NeoRanger
Member

Oh, I didn’t think you intended to attack me, I just wanted to elaborate on the thing you quoted me on. It’s all cool =)

sman1938
Member
I think after the first two episodes of the season having Superman on, and a great Superman at that, its going to be hard for any of the upcoming episodes to really be as good or impactful to most fans. Seeing other characters from the comics showing up is neat and all, but most of these characters were from the Superman comics, and the reason most people read the Superman comics is for Superman. Who so far is only in the first two episodes. They really need to have him in more episodes this season, if your going to bring… Read more »
supergepetto
Member
I thought it was simply the worst episode of the series. Snapper Carr and Mon-El were the only good characters of the episode. Now there are aliens all around National City? For a moment I thought I was watching Men In Black, but without the humor, or maybe the Cantina scene from Star Wars. Now the show has gotten really preposterous. Plus, we are now going to see Alex in a lesbian relationship. What is going on here? Do gay couples have to be a regular staple in every CW show now? And I have yet to get into the… Read more »
Steve Wright
Editor
I will never understand why people get so worked up if a show does something with a political bent. The president of the USA SHOULD feel the way this president does. That ALL are created equal. I’ll take it over build a wall and keep everyone out who doesn’t follow the one true religion thank you very much. I thought it was a good episode. Not perfect , but deserving of a higher grade. I think having Superman in the previous two episodes hurt this on because there will be the inevitable let down. But it was still enjoyable…moved the… Read more »
Clarkerman
Guest

“Build a wall and keep everyone out who doesn’t follow the one true religion”?

Umm…how about build a wall and keep everyone out that doesn’t follow the rules to come in legally — you know, legally, where you become a citizen, like the many immigrants that waited patiently for months to come in did? How about we keep out the people we know want to kill us? That’s valuing human life, not anti-equality.

NeoRanger
Member
As Neal Bailey had said way back when, it’s just a bad idea inserting anything that can be considered divisive (such as politics) in this kind of material and especially in Superman, who embodies the idea of freedom of opportunity (and by extension thought and expression) for all. It’s because of the idea of inclusiveness that’s best to refrain from making points that can divide the audience. Now, it’s impossible to not insert yourself and your ideas, as a writer, into the material, but a metered input is preferable. Supergirl, as a show, isn’t known for its subtlety in tackling… Read more »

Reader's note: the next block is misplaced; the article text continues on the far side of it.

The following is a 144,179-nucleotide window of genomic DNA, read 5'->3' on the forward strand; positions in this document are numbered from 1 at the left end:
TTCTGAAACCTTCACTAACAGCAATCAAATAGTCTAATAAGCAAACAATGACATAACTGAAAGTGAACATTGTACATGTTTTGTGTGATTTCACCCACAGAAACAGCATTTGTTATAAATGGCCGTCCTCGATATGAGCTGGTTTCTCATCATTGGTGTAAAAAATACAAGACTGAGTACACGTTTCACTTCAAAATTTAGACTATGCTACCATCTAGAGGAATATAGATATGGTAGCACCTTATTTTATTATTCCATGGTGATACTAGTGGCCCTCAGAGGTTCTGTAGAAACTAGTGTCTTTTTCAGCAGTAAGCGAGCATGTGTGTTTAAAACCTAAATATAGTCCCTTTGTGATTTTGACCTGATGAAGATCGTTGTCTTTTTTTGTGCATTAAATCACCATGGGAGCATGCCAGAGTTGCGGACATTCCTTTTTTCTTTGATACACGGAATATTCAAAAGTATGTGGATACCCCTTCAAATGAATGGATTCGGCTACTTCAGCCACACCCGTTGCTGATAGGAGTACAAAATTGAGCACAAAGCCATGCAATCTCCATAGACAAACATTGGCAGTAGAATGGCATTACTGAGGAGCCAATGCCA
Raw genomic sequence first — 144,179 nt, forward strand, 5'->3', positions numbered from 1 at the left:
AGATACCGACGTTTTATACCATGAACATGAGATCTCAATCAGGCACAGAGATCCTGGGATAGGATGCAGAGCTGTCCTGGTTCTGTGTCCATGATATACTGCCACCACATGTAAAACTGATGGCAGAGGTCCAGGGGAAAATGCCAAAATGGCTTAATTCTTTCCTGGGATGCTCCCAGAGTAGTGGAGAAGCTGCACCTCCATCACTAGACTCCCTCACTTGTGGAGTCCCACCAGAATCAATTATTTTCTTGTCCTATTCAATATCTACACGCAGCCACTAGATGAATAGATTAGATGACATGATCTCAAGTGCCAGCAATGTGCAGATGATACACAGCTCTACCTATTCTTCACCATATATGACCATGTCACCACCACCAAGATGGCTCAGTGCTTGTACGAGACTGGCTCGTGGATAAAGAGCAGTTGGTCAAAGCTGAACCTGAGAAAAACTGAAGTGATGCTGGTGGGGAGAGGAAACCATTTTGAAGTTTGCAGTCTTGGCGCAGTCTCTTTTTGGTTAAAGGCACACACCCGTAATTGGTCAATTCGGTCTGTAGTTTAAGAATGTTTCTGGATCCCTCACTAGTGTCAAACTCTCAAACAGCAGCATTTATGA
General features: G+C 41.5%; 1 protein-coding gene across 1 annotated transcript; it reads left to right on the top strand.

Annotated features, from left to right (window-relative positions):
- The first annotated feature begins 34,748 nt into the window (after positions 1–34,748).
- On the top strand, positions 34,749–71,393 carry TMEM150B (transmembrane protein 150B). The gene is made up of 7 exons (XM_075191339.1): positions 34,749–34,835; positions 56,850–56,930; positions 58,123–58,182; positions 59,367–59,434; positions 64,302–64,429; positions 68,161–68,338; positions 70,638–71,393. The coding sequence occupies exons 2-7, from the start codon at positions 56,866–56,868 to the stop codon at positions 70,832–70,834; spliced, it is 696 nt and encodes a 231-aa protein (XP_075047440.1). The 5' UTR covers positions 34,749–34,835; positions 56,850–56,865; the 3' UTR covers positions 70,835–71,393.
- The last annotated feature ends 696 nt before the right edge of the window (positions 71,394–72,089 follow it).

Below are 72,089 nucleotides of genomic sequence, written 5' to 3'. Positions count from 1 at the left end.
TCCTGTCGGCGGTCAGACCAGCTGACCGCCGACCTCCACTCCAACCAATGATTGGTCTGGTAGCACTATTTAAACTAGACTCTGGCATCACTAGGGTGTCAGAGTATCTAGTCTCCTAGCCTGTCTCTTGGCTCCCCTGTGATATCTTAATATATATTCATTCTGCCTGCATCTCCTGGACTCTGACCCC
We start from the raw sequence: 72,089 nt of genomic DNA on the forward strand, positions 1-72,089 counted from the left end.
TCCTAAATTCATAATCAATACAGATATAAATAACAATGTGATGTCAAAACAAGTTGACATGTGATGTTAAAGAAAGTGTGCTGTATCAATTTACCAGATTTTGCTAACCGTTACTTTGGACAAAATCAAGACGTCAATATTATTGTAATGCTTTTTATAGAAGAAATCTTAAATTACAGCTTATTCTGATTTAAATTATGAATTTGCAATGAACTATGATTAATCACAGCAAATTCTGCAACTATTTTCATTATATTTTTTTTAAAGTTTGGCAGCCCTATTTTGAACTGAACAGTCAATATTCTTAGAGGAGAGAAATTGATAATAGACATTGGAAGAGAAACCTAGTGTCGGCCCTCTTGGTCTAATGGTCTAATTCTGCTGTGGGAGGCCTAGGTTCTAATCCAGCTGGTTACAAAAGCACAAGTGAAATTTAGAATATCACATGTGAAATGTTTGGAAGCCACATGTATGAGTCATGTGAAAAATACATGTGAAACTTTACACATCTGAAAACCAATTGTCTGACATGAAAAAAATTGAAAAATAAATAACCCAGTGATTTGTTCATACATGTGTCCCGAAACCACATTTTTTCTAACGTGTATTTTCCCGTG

Clarkerman
Guest
Great comment, supergepetto. I agree. This show’s take on Supergirl is awful, and the entire show’s existence celebrates the de-uniquing of Superman. There shouldn’t even be a Supergirl since Superman is the last survivor of Krypton (but if there is one, the Bruce Timm series is the way to go since she wasn’t from Krypton), the alien aspect should take a back seat to the show since being an alien is just the excuse for the superpowers and nothing else (like the costume, morality, etc), and Superman didn’t even know he was an alien until ten or so years into… Read more »
andramus
Member

I thought Action Comics #1 introduced Superman as being from another planet? Wasn’t that within the first year or two of the character’s publication?

Clarkerman
Guest
Excellent review. This show is terrible and an embarrassment to the Superman mythos. It’s also so heavy handed in the pro Hitlery Clinton propaganda that they even put beautiful Lynda Carter in Clinton’s ugly pants suit. What a joke. Not that surprising though considering Time Warner is a major Clinton campaign donor, and they own the CW. And Maggie Sawyer’s defining trait is apparently being a lesbian, when in the comics she originally just seemed like a tough cop, was even married to a MAN, if I remember. The lesbian crap didn’t come until later. Even Superman: The Animated Series… Read more »
ByteCrawler
Member

I thought it ironic that Lynda Carter’s performance was “inspired” by Hillary Clinton. She looked like a Republican parody of Clinton at her worst. She spoke almost exclusively in platitudes, acted patronizing and superior and sounded incredibly insincere. Then to top it off she’s secretly an alien?! At that point all I could do is laugh…